On a windy Saturday afternoon, Mohamud Yassin is meeting two workmates in a quiet, posh Nairobi restaurant. Wearing black sunglasses and a knee-length blue thobe, he exchanges greetings with his colleagues with a smile on his face.
Despite his cool demeanour, Yassin is grieving.
Three days before, five armed al-Shabab gunmen stormed Nairobi’s 14 Riverside complex killing 21 people. Two of them – Abdalla, 33, and Feisal, 31 – worked with Yassin at Adam Smith International, a United Kingdom-based company.
“It was a normal day,” Yassin says. “As usual, my wife dropped me at the office located in the 14 Riverside compound. I went in and greeted my coworkers, including Abdalla and Feisal,” Yassin, 36, recalls.
“At around 14:25, we heard explosions followed by gunshots. I immediately knew that we were under attack by al-Shabab. I have worked in Somalia for several years hence I am familiar with the group’s attacking tactics,” he adds.
Yassin and some of his colleagues managed to escape through a back route. Once out, they “could not account for Feisal and Abdalla who had gone out for lunch a few minutes before the attack commenced,” he said.
The al-Shabab fighters began the attack with an explosion near cars at the entrance of the complex and a suicide bomber detonating in the lobby of the hotel. The gunmen then entered the complex and started firing.
Yassin and many other survivors remained outside the complex during the 20-hour siege, waiting to hear if friends and workmates were alive.
“We were all shocked to hear that 21 lives were lost, including my two dear friends. It is still painful to come to terms with what happened,” said Yassin.
“I now feel what many victims go through when they lose loved ones to such attacks. It’s painful and traumatising,” he said.
“I will overcome and work twice as hard as a tribute to my two departed friends.”
He hopes there won’t be another attack like it.
In a televised address, Kenya‘s president, Uhuru Kenyatta, said, “Multiple security efforts are under way to disrupt and defeat any terrorist attack. We are on high alert and shall remain so. All visitors and Kenyans are safe in Kenya.”
This is not the first time the east African nation has been attacked. In August 1998, the al-Qaeda bombed the US embassy in the central Nairobi, killing more than 200 people and wounding thousands.
In September 2013, al-Shabab gunmen attacked the capital’s high-end Westgate shopping mall in a three-day siege that killed 67 people.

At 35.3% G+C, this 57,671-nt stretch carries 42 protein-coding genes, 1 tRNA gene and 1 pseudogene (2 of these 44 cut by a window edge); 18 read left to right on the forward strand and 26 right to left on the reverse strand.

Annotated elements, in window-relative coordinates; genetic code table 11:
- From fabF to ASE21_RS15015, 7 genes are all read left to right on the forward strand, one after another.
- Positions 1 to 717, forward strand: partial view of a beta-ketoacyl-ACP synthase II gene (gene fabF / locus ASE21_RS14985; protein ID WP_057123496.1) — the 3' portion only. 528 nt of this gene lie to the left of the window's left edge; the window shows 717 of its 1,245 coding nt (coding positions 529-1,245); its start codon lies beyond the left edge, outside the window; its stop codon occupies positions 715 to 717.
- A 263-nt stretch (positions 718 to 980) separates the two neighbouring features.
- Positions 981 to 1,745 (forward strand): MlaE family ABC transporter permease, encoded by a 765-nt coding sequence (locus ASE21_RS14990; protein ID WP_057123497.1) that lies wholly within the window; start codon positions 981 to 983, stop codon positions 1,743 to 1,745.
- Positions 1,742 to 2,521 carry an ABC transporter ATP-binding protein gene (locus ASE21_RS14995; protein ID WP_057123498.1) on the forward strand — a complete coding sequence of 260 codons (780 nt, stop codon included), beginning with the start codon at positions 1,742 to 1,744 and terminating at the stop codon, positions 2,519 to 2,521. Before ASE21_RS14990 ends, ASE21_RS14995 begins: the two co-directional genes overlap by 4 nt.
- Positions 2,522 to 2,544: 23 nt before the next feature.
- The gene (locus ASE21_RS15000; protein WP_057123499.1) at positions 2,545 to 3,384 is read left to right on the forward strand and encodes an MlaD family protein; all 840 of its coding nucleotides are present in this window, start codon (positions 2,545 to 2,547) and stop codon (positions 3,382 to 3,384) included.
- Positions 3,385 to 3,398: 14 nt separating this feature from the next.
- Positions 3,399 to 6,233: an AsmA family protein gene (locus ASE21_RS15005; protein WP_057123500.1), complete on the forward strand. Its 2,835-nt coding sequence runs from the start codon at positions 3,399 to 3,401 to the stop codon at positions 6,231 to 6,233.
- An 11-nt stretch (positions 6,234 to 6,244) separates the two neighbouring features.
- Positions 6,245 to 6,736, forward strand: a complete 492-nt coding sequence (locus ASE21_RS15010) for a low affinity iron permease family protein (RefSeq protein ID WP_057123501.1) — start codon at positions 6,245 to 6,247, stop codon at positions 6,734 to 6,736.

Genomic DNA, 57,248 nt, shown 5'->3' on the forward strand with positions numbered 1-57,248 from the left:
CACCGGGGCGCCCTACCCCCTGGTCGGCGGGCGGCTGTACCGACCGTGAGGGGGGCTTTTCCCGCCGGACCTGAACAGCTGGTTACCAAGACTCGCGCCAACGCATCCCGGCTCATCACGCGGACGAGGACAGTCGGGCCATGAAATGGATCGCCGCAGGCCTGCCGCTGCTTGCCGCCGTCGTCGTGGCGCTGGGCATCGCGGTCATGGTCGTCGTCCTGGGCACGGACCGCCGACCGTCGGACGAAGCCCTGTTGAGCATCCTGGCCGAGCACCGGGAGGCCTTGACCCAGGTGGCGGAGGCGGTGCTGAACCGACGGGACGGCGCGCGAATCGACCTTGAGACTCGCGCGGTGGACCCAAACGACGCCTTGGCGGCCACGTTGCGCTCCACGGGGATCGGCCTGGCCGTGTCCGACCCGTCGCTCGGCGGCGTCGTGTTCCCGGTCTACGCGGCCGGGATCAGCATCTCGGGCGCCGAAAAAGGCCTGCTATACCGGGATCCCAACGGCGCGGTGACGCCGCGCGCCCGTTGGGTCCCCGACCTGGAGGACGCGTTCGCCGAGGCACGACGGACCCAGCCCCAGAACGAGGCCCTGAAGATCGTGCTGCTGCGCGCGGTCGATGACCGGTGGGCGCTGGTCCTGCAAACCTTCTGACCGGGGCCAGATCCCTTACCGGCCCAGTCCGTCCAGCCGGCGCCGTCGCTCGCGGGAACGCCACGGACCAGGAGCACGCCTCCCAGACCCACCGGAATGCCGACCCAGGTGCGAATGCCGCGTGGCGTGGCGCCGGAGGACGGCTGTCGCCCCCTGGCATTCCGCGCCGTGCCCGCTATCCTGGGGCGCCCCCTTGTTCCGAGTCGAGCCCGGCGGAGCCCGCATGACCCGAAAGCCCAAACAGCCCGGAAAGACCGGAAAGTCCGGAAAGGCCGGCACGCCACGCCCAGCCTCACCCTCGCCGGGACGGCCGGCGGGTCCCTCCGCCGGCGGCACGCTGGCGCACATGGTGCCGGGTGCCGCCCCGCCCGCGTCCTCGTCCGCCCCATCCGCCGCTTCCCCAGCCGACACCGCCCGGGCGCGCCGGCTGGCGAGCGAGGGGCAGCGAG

Al-Shabab, which is linked to al-Qaeda, has launched a number of other attacks across the country in recent years; targeting churches and setting up landmines along the Kenya-Somalia border.
In 2015, the gunmen killed 147 students at Garissa University: the worst attack on Kenyan soil since the 1998 US embassy bombing.
Tracy Wanjiru, 28, survived both the attacks at Westgate shopping mall and Tuesday’s 14 Riverside attacks.
“Five years ago, I narrowly escaped the Westgate ordeal. I had moved on and never knew such a thing will ever happen again to me,” Wanjiru told Al Jazeera.
“I first heard the explosions and went out to check what it was. I saw human body parts flying all over the compound. I instantly knew that it was a suicide explosion after seeing a leg falling to the ground,” said Wanjiru.
The mother of one, who manages a salon and spa at the complex, was rescued by Kenyan security forces after hiding in her office with colleagues.
Just when the country was enjoying peace, these gunmen came and dismantled everything, Wanjiru said.
In October 2011, Kenyan Defence Forces crossed into Somalia in pursuit of al-Shabab gunmen who had launched a series of attacks on aid workers and tourists months before.
The troops joined the African Union Mission in Somalia (AMISOM), a regional peacekeeping mission operated by the African Union and supported by the United Nations Security Council.
After that incursion, al-Shabab vowed to continue launching attacks in Kenya.
The group is trying to prove its relevance in the wake of the US air attacks that have killed a number of its leaders in Somalia, said Tabitha Mwangi, a terrorism research associate at Nairobi’s Centre for International and Security Affairs.
“The group is trying to send a message through the 14 Riverside attack that it is strong and resilient despite losing most of its territory in Somalia,” Mwangi told Al Jazeera.
Mwengi advises Kenyan authorities to train all of its security agencies “on what to do in a suicide attack scenario instead of only relying on special operations units”, including “training them on to identify potential suicide attackers”.